Ridder was a central figure in the Bearcats' transformation into a national championship contender.
Ridder has been a key leader within a Bearcats program that has achieved incredible success with him at quarterback. He is known for his maturity off the field and recently became a father. His mother was 15 when he was born and he was raised by his mother and grandmother. Ridder is battle-tested and has been unfazed by the massive stages he’s been tasked with stepping on despite playing at a non-Power 5 school.
Don't let his lean frame fool you; he's explosive.
Ridder is a dual-threat quarterback with plenty of athleticism. He is an outstanding runner where his size, vision, and ability to break tackles shine. Because of his mobility, the entire playbook is available for Ridder and he doesn’t have any physical limitations.
Ridder's at his best in a balanced offense.
Ridder can work progressions but asking him to consistently serve as a drop-back passer that has to exhaust progressions wouldn’t be the best utilization of his skill set. He’s the type of quarterback that will require a mix of manufactured throws, moving the pocket, RPOs, and involvement in the run game. He can do more to manipulate coverage with his eyes and execute full-field reads with consistency.
Cincinnati quarterback Desmond Ridder is an accomplished quarterback that has been a big reason why the Bearcats have been such a prominent program in the college football scene despite not playing in a Power 5 conference. He enters the NFL after four seasons of starting experience and there’s no question he’s battle-tested and tough. Throughout his career, Ridder has demonstrated steady growth and improved in every season.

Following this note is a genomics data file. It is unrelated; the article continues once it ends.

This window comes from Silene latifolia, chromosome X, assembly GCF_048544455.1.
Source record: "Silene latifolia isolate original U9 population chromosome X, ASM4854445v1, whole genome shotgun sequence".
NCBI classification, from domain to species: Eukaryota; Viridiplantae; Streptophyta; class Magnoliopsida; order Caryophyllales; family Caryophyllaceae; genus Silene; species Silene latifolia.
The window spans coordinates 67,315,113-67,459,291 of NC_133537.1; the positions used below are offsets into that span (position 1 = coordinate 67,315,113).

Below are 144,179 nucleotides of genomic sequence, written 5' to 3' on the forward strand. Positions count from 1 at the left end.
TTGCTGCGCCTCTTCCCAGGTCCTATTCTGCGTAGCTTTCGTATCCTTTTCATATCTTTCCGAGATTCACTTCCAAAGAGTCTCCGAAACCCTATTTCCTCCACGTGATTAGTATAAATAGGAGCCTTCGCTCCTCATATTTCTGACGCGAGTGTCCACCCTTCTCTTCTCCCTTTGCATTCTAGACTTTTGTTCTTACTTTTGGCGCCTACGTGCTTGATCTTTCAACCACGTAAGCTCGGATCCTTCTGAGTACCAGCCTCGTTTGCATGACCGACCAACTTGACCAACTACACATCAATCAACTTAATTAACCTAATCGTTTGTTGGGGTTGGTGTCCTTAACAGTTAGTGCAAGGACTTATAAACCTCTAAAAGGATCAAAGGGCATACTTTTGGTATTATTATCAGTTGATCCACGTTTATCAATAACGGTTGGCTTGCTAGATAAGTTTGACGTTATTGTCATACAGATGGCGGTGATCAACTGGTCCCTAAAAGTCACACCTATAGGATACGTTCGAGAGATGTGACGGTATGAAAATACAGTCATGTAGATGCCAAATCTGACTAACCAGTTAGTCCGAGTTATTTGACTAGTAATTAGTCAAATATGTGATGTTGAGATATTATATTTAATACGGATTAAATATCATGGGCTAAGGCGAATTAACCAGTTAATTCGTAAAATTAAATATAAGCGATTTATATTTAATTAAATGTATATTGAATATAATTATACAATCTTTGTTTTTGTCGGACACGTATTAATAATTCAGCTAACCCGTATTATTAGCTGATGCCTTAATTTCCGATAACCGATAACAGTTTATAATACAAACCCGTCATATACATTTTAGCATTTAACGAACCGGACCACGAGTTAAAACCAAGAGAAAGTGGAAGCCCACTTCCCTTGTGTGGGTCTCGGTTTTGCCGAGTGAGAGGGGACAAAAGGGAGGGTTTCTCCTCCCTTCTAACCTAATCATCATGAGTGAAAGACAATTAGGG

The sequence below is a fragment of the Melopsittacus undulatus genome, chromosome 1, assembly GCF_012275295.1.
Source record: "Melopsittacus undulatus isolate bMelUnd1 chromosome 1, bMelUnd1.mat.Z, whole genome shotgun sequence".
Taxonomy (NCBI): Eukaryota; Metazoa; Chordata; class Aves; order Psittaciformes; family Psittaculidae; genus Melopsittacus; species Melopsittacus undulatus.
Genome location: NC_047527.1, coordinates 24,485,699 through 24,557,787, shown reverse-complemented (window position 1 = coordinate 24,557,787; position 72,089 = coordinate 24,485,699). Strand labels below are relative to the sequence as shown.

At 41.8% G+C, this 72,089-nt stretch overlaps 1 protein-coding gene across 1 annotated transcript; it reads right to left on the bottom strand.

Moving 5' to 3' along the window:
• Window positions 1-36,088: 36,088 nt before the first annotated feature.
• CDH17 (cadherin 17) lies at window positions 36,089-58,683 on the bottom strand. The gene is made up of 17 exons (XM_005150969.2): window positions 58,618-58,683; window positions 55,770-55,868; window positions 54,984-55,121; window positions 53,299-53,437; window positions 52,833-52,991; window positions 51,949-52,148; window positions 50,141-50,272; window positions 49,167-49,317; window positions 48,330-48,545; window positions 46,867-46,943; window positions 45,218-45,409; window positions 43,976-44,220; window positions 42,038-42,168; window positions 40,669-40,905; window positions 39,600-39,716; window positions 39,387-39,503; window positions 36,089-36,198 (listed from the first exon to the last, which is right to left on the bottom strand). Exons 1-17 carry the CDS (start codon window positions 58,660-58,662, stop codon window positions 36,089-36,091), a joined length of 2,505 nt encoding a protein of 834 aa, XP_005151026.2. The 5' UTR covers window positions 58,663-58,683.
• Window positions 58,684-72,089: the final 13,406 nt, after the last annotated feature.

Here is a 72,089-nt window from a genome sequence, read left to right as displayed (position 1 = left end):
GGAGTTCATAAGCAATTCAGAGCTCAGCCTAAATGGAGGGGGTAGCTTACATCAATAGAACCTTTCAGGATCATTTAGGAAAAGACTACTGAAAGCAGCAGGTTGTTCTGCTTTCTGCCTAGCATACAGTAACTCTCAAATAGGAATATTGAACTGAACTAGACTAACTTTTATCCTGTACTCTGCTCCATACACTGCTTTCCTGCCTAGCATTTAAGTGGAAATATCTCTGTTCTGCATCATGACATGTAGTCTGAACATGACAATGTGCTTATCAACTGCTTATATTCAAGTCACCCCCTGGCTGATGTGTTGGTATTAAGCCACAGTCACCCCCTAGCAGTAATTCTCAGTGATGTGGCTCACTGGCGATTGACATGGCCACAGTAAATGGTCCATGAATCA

When forecasting him to the next level, Ridder checks the boxes in terms of size, arm talent, mobility, and experience. His arm talent gives him access to the entire field and he is an exceptional runner who showcases outstanding vision, athleticism, and the ability to break tackles. Because of his dual-threat ability, the entire playbook is available for Ridder’s offense because he doesn’t have any physical limitations. When it comes to areas in need of continued growth as Ridder enters the next level, his ball placement and decision-making stand out. At this point, Ridder only has general accuracy. Despite some impressive flashes of accuracy, overall he is inconsistent.
While Ridder is far from a turnover machine, his decisions with the ball can be overly aggressive and sometimes fail to account for leveraged defenders. In addition, Ridder has room to improve his mechanics so that his ball placement isn’t as impacted when he cannot achieve his desired sequencing. For a team in need of a franchise savior at the top of the draft, Ridder might not be the right target. For a team with a sound infrastructure and running game that can be relied upon, Ridder has the makings of a reliable starting quarterback with appealing physical traits, experience, and leadership qualities.
Ideal Role: Developmental starting quarterback
Scheme Fit: Run-first offense that features blended concepts in the passing game and involves the quarterback in the running game
Written by Joe Marino